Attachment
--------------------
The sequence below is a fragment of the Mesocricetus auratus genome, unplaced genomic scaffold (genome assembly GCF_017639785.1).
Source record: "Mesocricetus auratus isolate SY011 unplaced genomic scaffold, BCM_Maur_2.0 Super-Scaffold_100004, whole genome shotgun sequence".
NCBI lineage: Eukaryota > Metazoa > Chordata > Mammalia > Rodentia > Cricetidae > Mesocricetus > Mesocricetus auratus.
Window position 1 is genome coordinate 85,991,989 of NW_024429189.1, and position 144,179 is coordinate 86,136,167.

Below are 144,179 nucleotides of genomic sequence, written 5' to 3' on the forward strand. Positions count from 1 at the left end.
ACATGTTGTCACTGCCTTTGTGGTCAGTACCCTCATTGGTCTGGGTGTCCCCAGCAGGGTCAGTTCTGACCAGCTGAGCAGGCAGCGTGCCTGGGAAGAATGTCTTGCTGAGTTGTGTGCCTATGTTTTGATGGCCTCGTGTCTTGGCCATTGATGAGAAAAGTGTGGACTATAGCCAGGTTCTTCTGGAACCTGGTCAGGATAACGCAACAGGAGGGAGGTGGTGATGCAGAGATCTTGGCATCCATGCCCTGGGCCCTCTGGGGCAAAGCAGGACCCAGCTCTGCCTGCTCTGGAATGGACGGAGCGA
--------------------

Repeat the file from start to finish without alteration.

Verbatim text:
The sequence below is a fragment of the Mesocricetus auratus genome, unplaced genomic scaffold (genome assembly GCF_017639785.1).
Source record: "Mesocricetus auratus isolate SY011 unplaced genomic scaffold, BCM_Maur_2.0 Super-Scaffold_100004, whole genome shotgun sequence".
NCBI lineage: Eukaryota > Metazoa > Chordata > Mammalia > Rodentia > Cricetidae > Mesocricetus > Mesocricetus auratus.
Window position 1 is genome coordinate 85,991,989 of NW_024429189.1, and position 144,179 is coordinate 86,136,167.

Below are 144,179 nucleotides of genomic sequence, written 5' to 3' on the forward strand. Positions count from 1 at the left end.
ACATGTTGTCACTGCCTTTGTGGTCAGTACCCTCATTGGTCTGGGTGTCCCCAGCAGGGTCAGTTCTGACCAGCTGAGCAGGCAGCGTGCCTGGGAAGAATGTCTTGCTGAGTTGTGTGCCTATGTTTTGATGGCCTCGTGTCTTGGCCATTGATGAGAAAAGTGTGGACTATAGCCAGGTTCTTCTGGAACCTGGTCAGGATAACGCAACAGGAGGGAGGTGGTGATGCAGAGATCTTGGCATCCATGCCCTGGGCCCTCTGGGGCAAAGCAGGACCCAGCTCTGCCTGCTCTGGAATGGACGGAGCGA